2016 was a record year for solar. A total of 76.6 GW was installed and connected to the grid in 2016. That’s a 50% year-on-year growth over the 51.2 GW installed in 2015 and the third highest rate recorded since 2010, though at much higher absolute levels. The 76.6 GW exactly coincides with the upper end of the high scenario forecasted in the previous Global Market Outlook, due to a number of markets exceeding expectations. In 2016, global solar power capacity exceeded 300 GW, after it took the 200 GW mark the year before, and the 100 GW level in 2012. The total installed solar PV power capacity increased 33% to 306.5 GW by the end of 2016, up from 229.9 GW in 2015.
With record low tariffs on Dubai Electricity and Water Authority’s (DEWA) 800 MW Phase III project and Abu Dhabi Water and Electricity Authority’s (ADWEA) Sweihan project, we could call it a successful year for large scale solar on the Arabian Peninsula. Record low tariffs below 3 US$ cents per kWh attracted worldwide press attention.
These low prices have changed the perception of policymakers and industry leaders. It even led to a downward revision of the Feed-in tariff in Egypt and revives the debate of the usefulness of Feed-in tariffs versus competitive bidding in the MENA region. On an unsubsidized basis, solar PV without storage is now one of the cheapest sources of electricity available – it costs less than unsubsidized nuclear, LNG, and diesel used for off-grid power. Based on IRENA’s projections, solar PV LCOEs are expected to continue to decrease going forward, but whether it will continue to drop as rapidly is subject to debate.
The world record tariffs provided solar with an important jump-start of more large scale solar projects in the MiddleEast in 2016 (e.g. Saudi Arabia, Kuwait, and Jordan) and will drive even more large-scale project announcements and executions in 2017 in other countries (e.g. Oman and Tunisia).
The report foreshadowed the inevitable economic and social challenges we see unfolding today in Saudi Arabia. Saudi Arabia’s recently announced Vision 2030 and the NTP clearly outline ambitious renewable energy goals under the King Salman Renewable Energy Initiative. In line with the goals of Vision 2030, SASIA will continue to bring the local and international industries together, transforming the vast solar potential of Saudi Arabia into a commercially viable solution for the region’s growing electricity demand.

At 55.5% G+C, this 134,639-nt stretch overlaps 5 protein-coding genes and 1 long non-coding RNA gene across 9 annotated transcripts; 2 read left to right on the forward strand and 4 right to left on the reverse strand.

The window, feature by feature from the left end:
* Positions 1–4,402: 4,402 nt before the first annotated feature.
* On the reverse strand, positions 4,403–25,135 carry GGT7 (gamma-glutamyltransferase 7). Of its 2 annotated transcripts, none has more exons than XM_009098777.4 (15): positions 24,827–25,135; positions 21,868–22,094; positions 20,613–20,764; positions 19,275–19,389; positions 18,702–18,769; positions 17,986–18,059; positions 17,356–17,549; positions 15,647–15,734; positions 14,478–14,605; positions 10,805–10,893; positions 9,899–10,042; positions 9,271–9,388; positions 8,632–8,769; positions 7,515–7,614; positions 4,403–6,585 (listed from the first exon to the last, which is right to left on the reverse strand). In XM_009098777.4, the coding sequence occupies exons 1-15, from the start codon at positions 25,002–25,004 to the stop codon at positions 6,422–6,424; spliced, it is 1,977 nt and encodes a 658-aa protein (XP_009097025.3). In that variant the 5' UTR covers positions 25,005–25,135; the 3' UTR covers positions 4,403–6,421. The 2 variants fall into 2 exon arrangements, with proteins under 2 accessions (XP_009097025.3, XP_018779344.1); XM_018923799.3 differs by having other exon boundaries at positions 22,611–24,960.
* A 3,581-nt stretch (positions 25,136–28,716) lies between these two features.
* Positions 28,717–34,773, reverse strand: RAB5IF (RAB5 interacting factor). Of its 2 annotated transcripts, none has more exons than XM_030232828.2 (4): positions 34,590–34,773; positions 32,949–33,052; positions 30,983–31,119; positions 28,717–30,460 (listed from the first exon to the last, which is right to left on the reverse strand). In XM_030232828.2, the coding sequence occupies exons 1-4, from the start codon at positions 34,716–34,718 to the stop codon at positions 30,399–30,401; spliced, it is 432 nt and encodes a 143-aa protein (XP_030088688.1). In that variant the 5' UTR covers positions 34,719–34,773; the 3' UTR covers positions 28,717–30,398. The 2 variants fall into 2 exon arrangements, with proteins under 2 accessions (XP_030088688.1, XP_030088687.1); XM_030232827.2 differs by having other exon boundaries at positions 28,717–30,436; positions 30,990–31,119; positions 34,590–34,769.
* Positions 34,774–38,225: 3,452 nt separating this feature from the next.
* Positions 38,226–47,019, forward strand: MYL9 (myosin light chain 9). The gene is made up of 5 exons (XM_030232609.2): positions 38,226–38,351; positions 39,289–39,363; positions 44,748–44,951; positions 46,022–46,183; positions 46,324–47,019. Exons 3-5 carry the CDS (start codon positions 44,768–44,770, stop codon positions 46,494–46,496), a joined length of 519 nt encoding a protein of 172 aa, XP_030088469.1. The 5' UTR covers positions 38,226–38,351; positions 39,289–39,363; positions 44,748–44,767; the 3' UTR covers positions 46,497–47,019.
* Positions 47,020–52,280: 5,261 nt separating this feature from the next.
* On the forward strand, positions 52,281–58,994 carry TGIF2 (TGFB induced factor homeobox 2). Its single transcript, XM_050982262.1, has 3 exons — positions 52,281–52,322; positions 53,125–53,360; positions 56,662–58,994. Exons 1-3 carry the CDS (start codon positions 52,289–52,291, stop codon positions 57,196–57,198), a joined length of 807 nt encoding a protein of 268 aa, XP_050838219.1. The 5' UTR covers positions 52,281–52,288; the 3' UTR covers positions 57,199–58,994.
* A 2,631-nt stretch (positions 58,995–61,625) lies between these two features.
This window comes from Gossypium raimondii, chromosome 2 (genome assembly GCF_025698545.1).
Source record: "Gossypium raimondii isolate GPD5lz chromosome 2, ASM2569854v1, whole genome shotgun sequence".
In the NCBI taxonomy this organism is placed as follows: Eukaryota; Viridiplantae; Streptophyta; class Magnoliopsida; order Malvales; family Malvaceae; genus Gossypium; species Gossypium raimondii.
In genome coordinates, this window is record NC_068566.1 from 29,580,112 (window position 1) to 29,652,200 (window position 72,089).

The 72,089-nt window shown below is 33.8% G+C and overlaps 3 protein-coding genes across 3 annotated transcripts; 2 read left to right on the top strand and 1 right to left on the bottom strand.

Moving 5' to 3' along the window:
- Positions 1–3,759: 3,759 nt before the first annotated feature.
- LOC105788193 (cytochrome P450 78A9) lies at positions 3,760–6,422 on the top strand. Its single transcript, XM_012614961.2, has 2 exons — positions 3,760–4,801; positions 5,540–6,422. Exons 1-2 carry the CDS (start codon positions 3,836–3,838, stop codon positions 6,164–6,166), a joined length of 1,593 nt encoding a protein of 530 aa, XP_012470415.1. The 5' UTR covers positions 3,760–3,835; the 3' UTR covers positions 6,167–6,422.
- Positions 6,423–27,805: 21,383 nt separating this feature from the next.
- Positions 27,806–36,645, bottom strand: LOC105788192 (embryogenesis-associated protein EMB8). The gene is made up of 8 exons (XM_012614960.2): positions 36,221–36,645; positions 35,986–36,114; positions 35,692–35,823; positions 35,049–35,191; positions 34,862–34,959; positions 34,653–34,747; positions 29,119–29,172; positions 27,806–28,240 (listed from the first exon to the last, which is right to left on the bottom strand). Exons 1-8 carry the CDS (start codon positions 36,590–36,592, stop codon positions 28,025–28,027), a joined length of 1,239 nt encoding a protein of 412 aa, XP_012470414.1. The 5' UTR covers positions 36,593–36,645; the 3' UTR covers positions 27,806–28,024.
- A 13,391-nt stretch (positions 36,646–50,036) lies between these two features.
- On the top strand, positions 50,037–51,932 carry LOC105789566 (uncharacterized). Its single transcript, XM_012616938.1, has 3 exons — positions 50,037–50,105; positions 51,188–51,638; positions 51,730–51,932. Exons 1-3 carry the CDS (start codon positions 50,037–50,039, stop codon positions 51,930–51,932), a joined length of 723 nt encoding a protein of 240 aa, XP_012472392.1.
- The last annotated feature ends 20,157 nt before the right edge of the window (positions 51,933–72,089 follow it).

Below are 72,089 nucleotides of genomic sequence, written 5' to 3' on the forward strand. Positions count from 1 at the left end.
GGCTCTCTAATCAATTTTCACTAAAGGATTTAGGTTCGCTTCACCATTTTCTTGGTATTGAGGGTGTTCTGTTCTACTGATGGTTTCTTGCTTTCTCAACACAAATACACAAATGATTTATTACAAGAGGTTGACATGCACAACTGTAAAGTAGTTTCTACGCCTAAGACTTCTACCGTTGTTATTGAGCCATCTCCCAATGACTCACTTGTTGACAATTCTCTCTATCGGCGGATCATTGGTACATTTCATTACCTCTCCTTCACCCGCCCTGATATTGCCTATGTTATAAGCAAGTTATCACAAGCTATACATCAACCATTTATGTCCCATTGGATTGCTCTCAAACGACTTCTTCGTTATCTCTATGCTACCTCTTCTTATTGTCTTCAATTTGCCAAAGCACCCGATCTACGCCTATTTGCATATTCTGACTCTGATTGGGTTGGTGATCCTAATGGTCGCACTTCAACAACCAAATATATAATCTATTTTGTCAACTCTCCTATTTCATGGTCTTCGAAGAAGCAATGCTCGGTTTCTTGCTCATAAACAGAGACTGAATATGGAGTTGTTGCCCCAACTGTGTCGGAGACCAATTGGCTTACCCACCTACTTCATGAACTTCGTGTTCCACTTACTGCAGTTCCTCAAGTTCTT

Pakistan is a federal parliamentary republic and the sixth most populous country in the world, with a present population of over 190 million. Recent economic developments in the country have been positive, with a GDP growth of 4.2 percent in FY 2015 compared to 4 percent in FY 2014 and a growth of 4.5 percent forecasted for 2016. The country has been facing a significant energy deficit in the past decade with power shortfalls of approx. 5 GW and load shedding across the country varying between 5 to 12 hours a day in rural areas that bear the main brunt of the load shedding.
The Government of Pakistan (GoP) has taken a considerable number of incentives in its energy strategy to overcome the energy deficit through the promotion of both large-scale grid-connected PV projects as well as smaller-scale projects. The introduction of the net metering scheme in September 2015 has been an encouraging sign. Further steps are being taken to reduce bureaucratic procedures and the processing of applications for issuance of net metering licenses. The GoP has also encouraged ‘large-scale’ grid-connected PV projects through the introduction of a feed-in tariff (FiT), increasing the interest of investors (Source BSW Solar)
The Hashemite Kingdom of Jordan represents a very promising market for photovoltaics. Located in the north of the Arabian Peninsula, with a yield of around 1,800 kWh per kWp per annum in many regions and more than 300 days of sunshine each year, PV has a strong potential for contributing to the national electricity mix.
In Jordan the Renewable Energy and Efficiency Law 13 (REEL) of 2012 as well as bylaws enable Independent Power Producers (IPP) to provide electricity from renewable sources to NEPCO within long-term Power Purchase Agreements (PPA). Private investors may also invest in their own PV system up to 5 MWp to directly consume the electricity produced and offset it against their entire demand within a net-metering scheme. The REEL even allows the generation of electricity at a different site than where the actual consumer is located – so-called energy wheeling. As a result, there are two promising business cases that enable investments in PV: Direct Proposals for PPAs under consecutive rounds of “expressions of interest” and “net-metering”. (Source BSW Solar)
Tunisia is a rapidly expanding photovoltaic market in the MENA region. The country’s economic conditions are relatively favourable, while its natural solar exposure conditions are ideal for photovoltaics, enabling installations to produce more than 1,700 kWh/kWp annually. Regarding public support, the PROSOL thermal programme, introduced in 2005, promotes solar thermal system investments. The PROSOL ELEC programme, designed for photovoltaic installations, has been in existence since 2010. So far, this support mechanism has contributed to the installation of a total PV capacity of 6 MWp. (Source BSW Solar)